· INTRODUCTION TO CORONA VIRUS
The WHO formally declared the novel coronavirus as an acute respiratory syndrome disease on 11th March, 2020 with the publication of public health guide to the pandemic response during these times this serious illness needs hospitalization and ventilator support. To control and reduce the spreading of this dreaded disease government issued important guidelines such as lockdown on 23rd march with “social distancing” and “self-isolation’’ by following proper guided rules. Also the implication of lockdown had impacted on our economy, social and healthcare facilities.
In these difficult times, this dreaded disease made people scared, anxious and in fear to get access to emergency treatment. India has government and private medical health facilities for providing medical care to the people. In India, during this time many hospitals closed their doors on the faces of people because they don’t have space and the much facilities available. People are in pain or dying, some in fear and some because they didn’t get enough medical care to recover. Also In some places, people threatened doctors and medical workers in frustration for not providing medical care to their family patients.
· CURRENT SITUATION
Doctor’s and other health workers are who are responding to the medical health facilities are fighting to save individuals, families and communities in adverse situations, There is a shortage of medical health equipment’s in the hospitals such as PPE Kit, Ventilator, Oxygen, Medicines and Injections. The current consumption of Oxygen in the Delhi Hospitals is 970 tonnes and also it is expected to go more up in the upcoming days. In the second wave of coronavirus. Oxygen is the most important and valuable resource which needs to be transported and consume with utmost care. People are struggling to find beds every day in hospitals. The government started the drive of the vaccinations from May 1 St., 2021 for the age group 18-44.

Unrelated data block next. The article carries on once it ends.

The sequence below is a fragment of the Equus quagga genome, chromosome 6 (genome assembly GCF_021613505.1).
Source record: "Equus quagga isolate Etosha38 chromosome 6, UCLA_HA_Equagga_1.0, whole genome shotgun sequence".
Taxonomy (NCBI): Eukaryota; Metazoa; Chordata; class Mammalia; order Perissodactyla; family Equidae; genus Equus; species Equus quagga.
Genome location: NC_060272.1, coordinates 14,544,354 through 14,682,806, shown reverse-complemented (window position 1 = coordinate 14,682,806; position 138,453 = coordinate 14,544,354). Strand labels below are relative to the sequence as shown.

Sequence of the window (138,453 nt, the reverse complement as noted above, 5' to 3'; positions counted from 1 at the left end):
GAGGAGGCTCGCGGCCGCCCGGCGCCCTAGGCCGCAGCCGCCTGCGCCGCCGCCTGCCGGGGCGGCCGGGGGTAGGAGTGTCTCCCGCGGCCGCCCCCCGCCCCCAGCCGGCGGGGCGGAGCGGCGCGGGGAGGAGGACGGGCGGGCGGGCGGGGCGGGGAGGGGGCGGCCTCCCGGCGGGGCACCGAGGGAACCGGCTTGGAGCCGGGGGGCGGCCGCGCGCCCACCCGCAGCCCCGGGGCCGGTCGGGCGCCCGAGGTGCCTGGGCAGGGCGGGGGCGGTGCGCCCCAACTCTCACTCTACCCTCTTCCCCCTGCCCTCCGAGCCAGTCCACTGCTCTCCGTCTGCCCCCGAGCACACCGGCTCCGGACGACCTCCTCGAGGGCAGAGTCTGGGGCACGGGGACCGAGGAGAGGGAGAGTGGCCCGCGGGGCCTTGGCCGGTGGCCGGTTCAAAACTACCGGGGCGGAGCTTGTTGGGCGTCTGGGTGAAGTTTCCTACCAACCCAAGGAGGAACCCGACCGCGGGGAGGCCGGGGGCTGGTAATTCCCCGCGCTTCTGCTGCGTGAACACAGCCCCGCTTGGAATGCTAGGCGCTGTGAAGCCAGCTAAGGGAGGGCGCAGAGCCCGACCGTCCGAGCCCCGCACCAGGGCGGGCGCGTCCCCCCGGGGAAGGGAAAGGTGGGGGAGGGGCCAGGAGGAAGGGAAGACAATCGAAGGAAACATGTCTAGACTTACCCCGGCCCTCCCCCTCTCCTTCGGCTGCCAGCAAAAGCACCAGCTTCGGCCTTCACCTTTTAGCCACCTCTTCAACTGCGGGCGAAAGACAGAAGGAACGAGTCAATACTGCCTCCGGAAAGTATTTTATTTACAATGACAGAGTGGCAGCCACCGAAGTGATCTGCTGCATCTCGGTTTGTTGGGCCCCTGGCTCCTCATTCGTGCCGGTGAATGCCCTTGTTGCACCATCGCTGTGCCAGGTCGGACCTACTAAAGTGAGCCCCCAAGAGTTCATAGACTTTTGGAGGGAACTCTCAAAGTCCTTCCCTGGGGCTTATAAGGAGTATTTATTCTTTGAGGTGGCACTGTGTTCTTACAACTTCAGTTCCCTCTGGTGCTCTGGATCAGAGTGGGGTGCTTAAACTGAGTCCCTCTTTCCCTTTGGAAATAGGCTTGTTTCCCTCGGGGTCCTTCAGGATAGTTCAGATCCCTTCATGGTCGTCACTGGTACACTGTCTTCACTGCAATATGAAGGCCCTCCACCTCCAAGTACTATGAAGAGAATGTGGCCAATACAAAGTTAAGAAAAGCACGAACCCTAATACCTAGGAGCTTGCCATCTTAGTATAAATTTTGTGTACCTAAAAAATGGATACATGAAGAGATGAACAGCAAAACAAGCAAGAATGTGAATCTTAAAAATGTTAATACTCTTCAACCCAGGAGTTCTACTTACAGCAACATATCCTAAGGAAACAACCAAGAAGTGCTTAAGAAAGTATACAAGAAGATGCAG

· INFRASTRUCTURE AND PERSONNEL UNDER PRESSURE
According to Fitch Solutions, a data research agency, with just over an average of eight hospital beds and eight physicians per 10,000 people, India’s healthcare sector is not well-equipped for such a crisis. “The significant inefficiency, dysfunction and acute shortage of healthcare delivery systems in the public sector do not meet the growing needs of the population,” the agency said. It also pointed out that the health infrastructure of states like Maharashtra, Delhi, Tamil Nadu, Punjab and Karnataka have already been overwhelmed by the health emergency. Furthermore, the exponential rise in infections means diagnostics firms testing for coronavirus are nearing breaking point in many cities.
· INDIA EXPANDS VACCINE COVERAGE
India, the world’s second-most populous country with over 1.3 billion people, is grappling with a new public health emergency after it lowered its guard when coronavirus infections fell to a multi-month low in February, health experts and officials say. Total coronavirus cases in India are now at 15.32 million, second only to the United States. India has so far lost 180,530 people to COVID, but experts warn that the official death toll does not reflect reality and that it could sharply rise.
Several major cities are already reporting far larger numbers of cremations and burials under coronavirus protocols than official COVID-19 death tolls, the Reuters news agency reported, citing crematorium and cemetery workers and a review of government data To control the pandemic, the federal government decided to expand vaccine coverage, announcing on Monday that vaccinations will be made available for all citizens aged over 18 from May 1.”India is vaccinating people at world record pace and we will continue this with even greater momentum,” Prime Minister Narender Modi said on Monday.